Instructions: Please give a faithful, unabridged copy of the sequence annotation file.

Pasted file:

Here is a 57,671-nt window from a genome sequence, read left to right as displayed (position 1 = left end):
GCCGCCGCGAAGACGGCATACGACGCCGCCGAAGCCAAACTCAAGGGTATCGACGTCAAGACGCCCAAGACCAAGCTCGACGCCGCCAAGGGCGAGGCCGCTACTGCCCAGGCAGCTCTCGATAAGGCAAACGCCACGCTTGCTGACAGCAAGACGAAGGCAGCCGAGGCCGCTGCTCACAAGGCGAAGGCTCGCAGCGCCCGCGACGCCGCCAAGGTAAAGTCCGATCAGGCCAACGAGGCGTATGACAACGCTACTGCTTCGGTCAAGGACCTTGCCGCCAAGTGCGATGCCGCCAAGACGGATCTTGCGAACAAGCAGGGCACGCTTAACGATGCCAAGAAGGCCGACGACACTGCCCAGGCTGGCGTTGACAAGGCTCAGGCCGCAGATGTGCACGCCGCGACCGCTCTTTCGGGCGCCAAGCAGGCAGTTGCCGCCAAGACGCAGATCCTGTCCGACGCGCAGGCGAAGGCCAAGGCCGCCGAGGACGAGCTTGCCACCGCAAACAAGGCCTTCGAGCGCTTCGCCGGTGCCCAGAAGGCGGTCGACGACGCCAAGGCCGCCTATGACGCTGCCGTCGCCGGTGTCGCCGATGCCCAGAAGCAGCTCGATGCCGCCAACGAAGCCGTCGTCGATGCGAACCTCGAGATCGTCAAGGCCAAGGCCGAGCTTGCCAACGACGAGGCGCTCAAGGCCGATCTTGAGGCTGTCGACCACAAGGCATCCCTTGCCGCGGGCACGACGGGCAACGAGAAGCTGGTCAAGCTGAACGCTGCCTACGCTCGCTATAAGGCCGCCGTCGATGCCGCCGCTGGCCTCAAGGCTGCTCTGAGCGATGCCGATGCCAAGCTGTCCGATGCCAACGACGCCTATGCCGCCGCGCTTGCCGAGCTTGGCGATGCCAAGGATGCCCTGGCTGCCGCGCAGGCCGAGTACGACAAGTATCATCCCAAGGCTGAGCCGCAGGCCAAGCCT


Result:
Here is a 57,671-nt window from a genome sequence, read left to right as displayed (position 1 = left end):
GCCGCCGCGAAGACGGCATACGACGCCGCCGAAGCCAAACTCAAGGGTATCGACGTCAAGACGCCCAAGACCAAGCTCGACGCCGCCAAGGGCGAGGCCGCTACTGCCCAGGCAGCTCTCGATAAGGCAAACGCCACGCTTGCTGACAGCAAGACGAAGGCAGCCGAGGCCGCTGCTCACAAGGCGAAGGCTCGCAGCGCCCGCGACGCCGCCAAGGTAAAGTCCGATCAGGCCAACGAGGCGTATGACAACGCTACTGCTTCGGTCAAGGACCTTGCCGCCAAGTGCGATGCCGCCAAGACGGATCTTGCGAACAAGCAGGGCACGCTTAACGATGCCAAGAAGGCCGACGACACTGCCCAGGCTGGCGTTGACAAGGCTCAGGCCGCAGATGTGCACGCCGCGACCGCTCTTTCGGGCGCCAAGCAGGCAGTTGCCGCCAAGACGCAGATCCTGTCCGACGCGCAGGCGAAGGCCAAGGCCGCCGAGGACGAGCTTGCCACCGCAAACAAGGCCTTCGAGCGCTTCGCCGGTGCCCAGAAGGCGGTCGACGACGCCAAGGCCGCCTATGACGCTGCCGTCGCCGGTGTCGCCGATGCCCAGAAGCAGCTCGATGCCGCCAACGAAGCCGTCGTCGATGCGAACCTCGAGATCGTCAAGGCCAAGGCCGAGCTTGCCAACGACGAGGCGCTCAAGGCCGATCTTGAGGCTGTCGACCACAAGGCATCCCTTGCCGCGGGCACGACGGGCAACGAGAAGCTGGTCAAGCTGAACGCTGCCTACGCTCGCTATAAGGCCGCCGTCGATGCCGCCGCTGGCCTCAAGGCTGCTCTGAGCGATGCCGATGCCAAGCTGTCCGATGCCAACGACGCCTATGCCGCCGCGCTTGCCGAGCTTGGCGATGCCAAGGATGCCCTGGCTGCCGCGCAGGCCGAGTACGACAAGTATCATCCCAAGGCTGAGCCGCAGGCCAAGCCT